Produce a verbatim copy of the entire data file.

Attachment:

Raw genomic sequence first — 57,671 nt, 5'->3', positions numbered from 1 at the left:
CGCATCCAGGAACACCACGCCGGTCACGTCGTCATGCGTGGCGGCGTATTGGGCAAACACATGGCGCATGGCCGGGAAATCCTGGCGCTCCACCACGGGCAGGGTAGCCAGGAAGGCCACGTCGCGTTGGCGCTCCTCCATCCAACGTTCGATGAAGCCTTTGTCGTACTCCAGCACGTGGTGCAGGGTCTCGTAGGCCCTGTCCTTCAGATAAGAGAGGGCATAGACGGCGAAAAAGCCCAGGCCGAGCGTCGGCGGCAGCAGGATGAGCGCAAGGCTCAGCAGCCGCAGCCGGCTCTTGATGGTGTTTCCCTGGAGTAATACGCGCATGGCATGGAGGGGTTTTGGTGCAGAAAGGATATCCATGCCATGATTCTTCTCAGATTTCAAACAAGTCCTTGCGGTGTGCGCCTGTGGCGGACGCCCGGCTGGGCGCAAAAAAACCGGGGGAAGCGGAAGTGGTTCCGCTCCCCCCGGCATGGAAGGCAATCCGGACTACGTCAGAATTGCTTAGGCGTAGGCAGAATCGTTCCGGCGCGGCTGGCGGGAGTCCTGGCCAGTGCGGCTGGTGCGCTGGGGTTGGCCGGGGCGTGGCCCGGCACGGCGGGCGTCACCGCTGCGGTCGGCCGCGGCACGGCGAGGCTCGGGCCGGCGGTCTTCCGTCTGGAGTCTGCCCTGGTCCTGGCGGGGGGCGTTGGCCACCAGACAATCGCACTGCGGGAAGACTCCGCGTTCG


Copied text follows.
Raw genomic sequence first — 57,671 nt, 5'->3', positions numbered from 1 at the left:
CGCATCCAGGAACACCACGCCGGTCACGTCGTCATGCGTGGCGGCGTATTGGGCAAACACATGGCGCATGGCCGGGAAATCCTGGCGCTCCACCACGGGCAGGGTAGCCAGGAAGGCCACGTCGCGTTGGCGCTCCTCCATCCAACGTTCGATGAAGCCTTTGTCGTACTCCAGCACGTGGTGCAGGGTCTCGTAGGCCCTGTCCTTCAGATAAGAGAGGGCATAGACGGCGAAAAAGCCCAGGCCGAGCGTCGGCGGCAGCAGGATGAGCGCAAGGCTCAGCAGCCGCAGCCGGCTCTTGATGGTGTTTCCCTGGAGTAATACGCGCATGGCATGGAGGGGTTTTGGTGCAGAAAGGATATCCATGCCATGATTCTTCTCAGATTTCAAACAAGTCCTTGCGGTGTGCGCCTGTGGCGGACGCCCGGCTGGGCGCAAAAAAACCGGGGGAAGCGGAAGTGGTTCCGCTCCCCCCGGCATGGAAGGCAATCCGGACTACGTCAGAATTGCTTAGGCGTAGGCAGAATCGTTCCGGCGCGGCTGGCGGGAGTCCTGGCCAGTGCGGCTGGTGCGCTGGGGTTGGCCGGGGCGTGGCCCGGCACGGCGGGCGTCACCGCTGCGGTCGGCCGCGGCACGGCGAGGCTCGGGCCGGCGGTCTTCCGTCTGGAGTCTGCCCTGGTCCTGGCGGGGGGCGTTGGCCACCAGACAATCGCACTGCGGGAAGACTCCGCGTTCG